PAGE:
If delta H is less than zero up here, then we have a negative quantity right here. And, since delta S is less than zero, we have minus times a minus, which is a plus.

This term here is positive, this term is negative, and so this positive term better not be in absolute value very much larger than delta H here.

If it is, then we are going to have a positive delta G, but if this term is small compared to the absolute value of delta H, then we will have a spontaneous reaction at low temperatures. So, you want to keep this term small. That is why it is spontaneous when T is less than T star. But we can also have reactions that are exothermic and reactions in which the entropy increases. In this case, you have the best of all worlds.

In this case, this reaction is spontaneous at all temperatures. You cannot adjust the spontaneity of this reaction by temperature.

This is always going to be negative.

Delta H is negative here, minus T delta S.

This is going to be minus a positive number.

A negative minus a positive number is always a negative number, always spontaneous. And then, finally, we can have a condition where we have an endothermic reaction, delta H is greater than zero, and where the entropy decreases, delta S is less than zero.

In this case, the reaction is never spontaneous, no matter what temperature you do.

You cannot adjust that non-spontaneity with temperature. Delta H, you can see that, is going to be positive. And since delta S is negative, we have a minus times a minus, that is positive, delta G is positive at all temperatures.

So we have failed to adjust the spontaneity with temperature for some reactions that are endothermic and in which the entropy decreases.

What we have been talking about are values of delta G that are standard state. We have been talking about delta G nought, one bar pressure.

That is what we have been talking about.

What that means is that the delta G nought for any reaction means that we have one atmosphere each of the products and the reactants. That is what delta G nought means. That our famous reaction here, argon-boron, argon plus boron going to carbon plus deuterium. Let's take this reaction.

When I give you a delta G nought for this famous reaction, what that means is that that is the delta G nought when the partial pressure of the reactant A is one bar, and the partial pressure of reactant B, is one bar and the partial pressure of product C is one bar, and the partial pressure of product D is one bar.

That does not seem real useful, because say you were going to start a reaction and you just start it even with one bar of A and one bar of B, this is not the delta G under those particular conditions. We have to be able to calculate delta G under any conditions. Not just our standard state conditions. And that is what we are going to do with this expression. We are going to be able to calculate a delta G at any time during a reaction.

We can stop a reaction, and we can measure the partial pressures of the reactants and the products present, and we can get from that, then, a delta G for a reaction at that particular point. That is what we are going to do, here. What have I got written here?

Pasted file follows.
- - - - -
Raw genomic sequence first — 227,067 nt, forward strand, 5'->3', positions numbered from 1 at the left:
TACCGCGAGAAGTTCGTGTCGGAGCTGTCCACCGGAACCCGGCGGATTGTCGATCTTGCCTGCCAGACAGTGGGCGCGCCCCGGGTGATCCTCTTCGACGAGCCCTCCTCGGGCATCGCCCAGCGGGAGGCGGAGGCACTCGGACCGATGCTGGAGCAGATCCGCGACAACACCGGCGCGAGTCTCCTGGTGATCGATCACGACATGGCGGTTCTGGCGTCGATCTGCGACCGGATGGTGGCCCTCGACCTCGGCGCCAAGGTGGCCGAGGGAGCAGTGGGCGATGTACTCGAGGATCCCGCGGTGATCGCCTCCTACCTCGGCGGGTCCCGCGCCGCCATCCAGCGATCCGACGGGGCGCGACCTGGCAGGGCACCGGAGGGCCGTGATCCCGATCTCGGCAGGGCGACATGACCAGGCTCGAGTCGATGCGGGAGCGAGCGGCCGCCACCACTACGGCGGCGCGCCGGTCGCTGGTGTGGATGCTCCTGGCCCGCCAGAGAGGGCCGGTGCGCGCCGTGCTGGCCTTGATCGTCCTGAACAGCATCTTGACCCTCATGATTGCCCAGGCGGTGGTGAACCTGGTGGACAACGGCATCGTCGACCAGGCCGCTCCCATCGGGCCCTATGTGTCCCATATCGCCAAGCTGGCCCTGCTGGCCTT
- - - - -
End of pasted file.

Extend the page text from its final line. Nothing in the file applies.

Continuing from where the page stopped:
I have delta G is equal to this delta G nought, the standard state delta G, plus RT ln of the partial pressure of product C over some reference pressure raised to the appropriate stoichiometric number, times the partial pressure of the other reactant, divided by some reference pressure raised to the appropriate stoichiometric number. And that is all over the product of the partial pressure of A over that reference pressure, raised to the appropriate stoichiometric number, times the same for reactant B.

What this ratio here of partial pressures is, or what it is called, is the reaction quotient, Q. It is the ratio of the partial pressures present during any time during the reaction.

Not necessarily at equilibrium -- at any time during the reaction. That is what Q is here.

And so in this way, with this expression, we are going to be able to calculate what delta G is for the reaction at any time outside of this special standard state of one bar pressure for each one of the reactants, one bar partial pressure for each one of the products.

Where this expression comes from is, again, discussed in exquisite detail in 5.60.

You will see where it comes from later, but right now we are going to use it to calculate delta G at any time during the reaction. But now let me point out that our reference pressure right here is one bar.

What I am going to do is substitute a one in here for each one of the reference pressures, so that my reaction quotient is going to look like this.

And I did not put in the bars because what you are going to do is put in the pressures in bars. And then, the reaction quotient will be just fine. You have to use bar pressure here, since that is our standard state.

That is our reference pressure. Now, keep this in mind.

This is important. We are going to use this again in just a moment. Let's start talking about the equilibrium constant. Here is our famous A plus B going to C plus D reaction.